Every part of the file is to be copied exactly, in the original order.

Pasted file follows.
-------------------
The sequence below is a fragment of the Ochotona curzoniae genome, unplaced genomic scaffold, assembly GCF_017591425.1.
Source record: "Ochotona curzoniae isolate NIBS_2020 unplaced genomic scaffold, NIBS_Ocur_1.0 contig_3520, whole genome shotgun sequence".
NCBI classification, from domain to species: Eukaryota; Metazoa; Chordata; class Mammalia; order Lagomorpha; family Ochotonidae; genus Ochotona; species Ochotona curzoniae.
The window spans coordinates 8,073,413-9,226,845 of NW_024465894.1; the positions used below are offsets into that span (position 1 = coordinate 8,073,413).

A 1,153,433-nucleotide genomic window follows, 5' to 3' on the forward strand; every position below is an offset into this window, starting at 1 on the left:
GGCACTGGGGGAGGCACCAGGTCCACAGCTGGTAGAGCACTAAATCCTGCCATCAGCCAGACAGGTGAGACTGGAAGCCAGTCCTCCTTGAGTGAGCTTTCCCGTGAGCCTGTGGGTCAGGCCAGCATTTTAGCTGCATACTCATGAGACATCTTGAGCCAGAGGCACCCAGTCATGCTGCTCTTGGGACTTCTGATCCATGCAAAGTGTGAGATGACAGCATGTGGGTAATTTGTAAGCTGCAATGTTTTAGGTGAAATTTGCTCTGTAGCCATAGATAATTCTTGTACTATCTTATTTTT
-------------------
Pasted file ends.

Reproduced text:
The sequence below is a fragment of the Ochotona curzoniae genome, unplaced genomic scaffold, assembly GCF_017591425.1.
Source record: "Ochotona curzoniae isolate NIBS_2020 unplaced genomic scaffold, NIBS_Ocur_1.0 contig_3520, whole genome shotgun sequence".
NCBI classification, from domain to species: Eukaryota; Metazoa; Chordata; class Mammalia; order Lagomorpha; family Ochotonidae; genus Ochotona; species Ochotona curzoniae.
The window spans coordinates 8,073,413-9,226,845 of NW_024465894.1; the positions used below are offsets into that span (position 1 = coordinate 8,073,413).

A 1,153,433-nucleotide genomic window follows, 5' to 3' on the forward strand; every position below is an offset into this window, starting at 1 on the left:
GGCACTGGGGGAGGCACCAGGTCCACAGCTGGTAGAGCACTAAATCCTGCCATCAGCCAGACAGGTGAGACTGGAAGCCAGTCCTCCTTGAGTGAGCTTTCCCGTGAGCCTGTGGGTCAGGCCAGCATTTTAGCTGCATACTCATGAGACATCTTGAGCCAGAGGCACCCAGTCATGCTGCTCTTGGGACTTCTGATCCATGCAAAGTGTGAGATGACAGCATGTGGGTAATTTGTAAGCTGCAATGTTTTAGGTGAAATTTGCTCTGTAGCCATAGATAATTCTTGTACTATCTTATTTTT